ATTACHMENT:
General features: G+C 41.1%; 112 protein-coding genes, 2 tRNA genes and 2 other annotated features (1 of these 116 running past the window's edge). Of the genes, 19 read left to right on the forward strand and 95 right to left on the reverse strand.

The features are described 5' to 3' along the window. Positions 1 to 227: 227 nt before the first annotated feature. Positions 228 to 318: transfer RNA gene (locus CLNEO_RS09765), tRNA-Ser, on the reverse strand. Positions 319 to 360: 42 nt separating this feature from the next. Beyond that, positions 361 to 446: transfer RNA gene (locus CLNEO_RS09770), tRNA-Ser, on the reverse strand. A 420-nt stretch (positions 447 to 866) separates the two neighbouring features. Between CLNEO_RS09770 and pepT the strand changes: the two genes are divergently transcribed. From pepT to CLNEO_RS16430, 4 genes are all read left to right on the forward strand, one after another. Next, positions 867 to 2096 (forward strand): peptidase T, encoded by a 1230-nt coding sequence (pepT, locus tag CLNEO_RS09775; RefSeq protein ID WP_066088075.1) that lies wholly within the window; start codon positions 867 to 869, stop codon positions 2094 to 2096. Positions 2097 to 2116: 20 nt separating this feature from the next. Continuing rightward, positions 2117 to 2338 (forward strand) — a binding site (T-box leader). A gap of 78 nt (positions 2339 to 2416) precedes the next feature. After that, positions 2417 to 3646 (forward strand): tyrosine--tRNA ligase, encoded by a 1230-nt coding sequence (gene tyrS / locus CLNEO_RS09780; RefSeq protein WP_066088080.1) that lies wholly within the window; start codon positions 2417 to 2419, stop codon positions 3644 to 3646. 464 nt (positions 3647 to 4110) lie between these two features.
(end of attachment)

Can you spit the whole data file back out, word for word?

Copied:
General features: G+C 41.1%; 112 protein-coding genes, 2 tRNA genes and 2 other annotated features (1 of these 116 running past the window's edge). Of the genes, 19 read left to right on the forward strand and 95 right to left on the reverse strand.

The features are described 5' to 3' along the window. Positions 1 to 227: 227 nt before the first annotated feature. Positions 228 to 318: transfer RNA gene (locus CLNEO_RS09765), tRNA-Ser, on the reverse strand. Positions 319 to 360: 42 nt separating this feature from the next. Beyond that, positions 361 to 446: transfer RNA gene (locus CLNEO_RS09770), tRNA-Ser, on the reverse strand. A 420-nt stretch (positions 447 to 866) separates the two neighbouring features. Between CLNEO_RS09770 and pepT the strand changes: the two genes are divergently transcribed. From pepT to CLNEO_RS16430, 4 genes are all read left to right on the forward strand, one after another. Next, positions 867 to 2096 (forward strand): peptidase T, encoded by a 1230-nt coding sequence (pepT, locus tag CLNEO_RS09775; RefSeq protein ID WP_066088075.1) that lies wholly within the window; start codon positions 867 to 869, stop codon positions 2094 to 2096. Positions 2097 to 2116: 20 nt separating this feature from the next. Continuing rightward, positions 2117 to 2338 (forward strand) — a binding site (T-box leader). A gap of 78 nt (positions 2339 to 2416) precedes the next feature. After that, positions 2417 to 3646 (forward strand): tyrosine--tRNA ligase, encoded by a 1230-nt coding sequence (gene tyrS / locus CLNEO_RS09780; RefSeq protein WP_066088080.1) that lies wholly within the window; start codon positions 2417 to 2419, stop codon positions 3644 to 3646. 464 nt (positions 3647 to 4110) lie between these two features.